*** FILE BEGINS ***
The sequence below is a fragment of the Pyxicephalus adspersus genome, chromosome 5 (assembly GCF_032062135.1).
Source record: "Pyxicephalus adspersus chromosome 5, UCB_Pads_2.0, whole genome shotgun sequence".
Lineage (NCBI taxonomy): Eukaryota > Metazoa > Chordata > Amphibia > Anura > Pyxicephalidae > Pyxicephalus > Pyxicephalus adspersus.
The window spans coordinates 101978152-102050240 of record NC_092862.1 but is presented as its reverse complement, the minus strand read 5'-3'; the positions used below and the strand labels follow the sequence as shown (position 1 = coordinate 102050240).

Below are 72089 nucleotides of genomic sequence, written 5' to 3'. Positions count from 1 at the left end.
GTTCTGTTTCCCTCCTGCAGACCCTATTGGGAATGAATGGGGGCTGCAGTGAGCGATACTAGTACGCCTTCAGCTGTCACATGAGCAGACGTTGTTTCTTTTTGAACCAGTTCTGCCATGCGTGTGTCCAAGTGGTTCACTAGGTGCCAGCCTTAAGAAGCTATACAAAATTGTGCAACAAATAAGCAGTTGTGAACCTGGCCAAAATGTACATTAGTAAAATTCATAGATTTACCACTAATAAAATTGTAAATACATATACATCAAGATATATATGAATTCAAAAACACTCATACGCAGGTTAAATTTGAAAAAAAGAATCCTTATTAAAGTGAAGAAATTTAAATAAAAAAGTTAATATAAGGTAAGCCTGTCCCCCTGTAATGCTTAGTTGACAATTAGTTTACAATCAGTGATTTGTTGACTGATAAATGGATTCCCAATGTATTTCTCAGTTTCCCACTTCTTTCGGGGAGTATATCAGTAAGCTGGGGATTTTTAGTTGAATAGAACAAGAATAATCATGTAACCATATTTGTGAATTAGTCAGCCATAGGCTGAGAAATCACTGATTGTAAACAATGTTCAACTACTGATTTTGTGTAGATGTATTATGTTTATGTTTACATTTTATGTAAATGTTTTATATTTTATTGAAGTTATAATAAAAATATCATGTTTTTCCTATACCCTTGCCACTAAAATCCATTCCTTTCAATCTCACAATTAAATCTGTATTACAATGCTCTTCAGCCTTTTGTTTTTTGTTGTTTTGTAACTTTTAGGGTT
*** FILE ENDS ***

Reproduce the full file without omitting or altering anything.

The sequence below is a fragment of the Pyxicephalus adspersus genome, chromosome 5 (assembly GCF_032062135.1).
Source record: "Pyxicephalus adspersus chromosome 5, UCB_Pads_2.0, whole genome shotgun sequence".
Lineage (NCBI taxonomy): Eukaryota > Metazoa > Chordata > Amphibia > Anura > Pyxicephalidae > Pyxicephalus > Pyxicephalus adspersus.
The window spans coordinates 101978152-102050240 of record NC_092862.1 but is presented as its reverse complement, the minus strand read 5'-3'; the positions used below and the strand labels follow the sequence as shown (position 1 = coordinate 102050240).

Below are 72089 nucleotides of genomic sequence, written 5' to 3'. Positions count from 1 at the left end.
GTTCTGTTTCCCTCCTGCAGACCCTATTGGGAATGAATGGGGGCTGCAGTGAGCGATACTAGTACGCCTTCAGCTGTCACATGAGCAGACGTTGTTTCTTTTTGAACCAGTTCTGCCATGCGTGTGTCCAAGTGGTTCACTAGGTGCCAGCCTTAAGAAGCTATACAAAATTGTGCAACAAATAAGCAGTTGTGAACCTGGCCAAAATGTACATTAGTAAAATTCATAGATTTACCACTAATAAAATTGTAAATACATATACATCAAGATATATATGAATTCAAAAACACTCATACGCAGGTTAAATTTGAAAAAAAGAATCCTTATTAAAGTGAAGAAATTTAAATAAAAAAGTTAATATAAGGTAAGCCTGTCCCCCTGTAATGCTTAGTTGACAATTAGTTTACAATCAGTGATTTGTTGACTGATAAATGGATTCCCAATGTATTTCTCAGTTTCCCACTTCTTTCGGGGAGTATATCAGTAAGCTGGGGATTTTTAGTTGAATAGAACAAGAATAATCATGTAACCATATTTGTGAATTAGTCAGCCATAGGCTGAGAAATCACTGATTGTAAACAATGTTCAACTACTGATTTTGTGTAGATGTATTATGTTTATGTTTACATTTTATGTAAATGTTTTATATTTTATTGAAGTTATAATAAAAATATCATGTTTTTCCTATACCCTTGCCACTAAAATCCATTCCTTTCAATCTCACAATTAAATCTGTATTACAATGCTCTTCAGCCTTTTGTTTTTTGTTGTTTTGTAACTTTTAGGGTT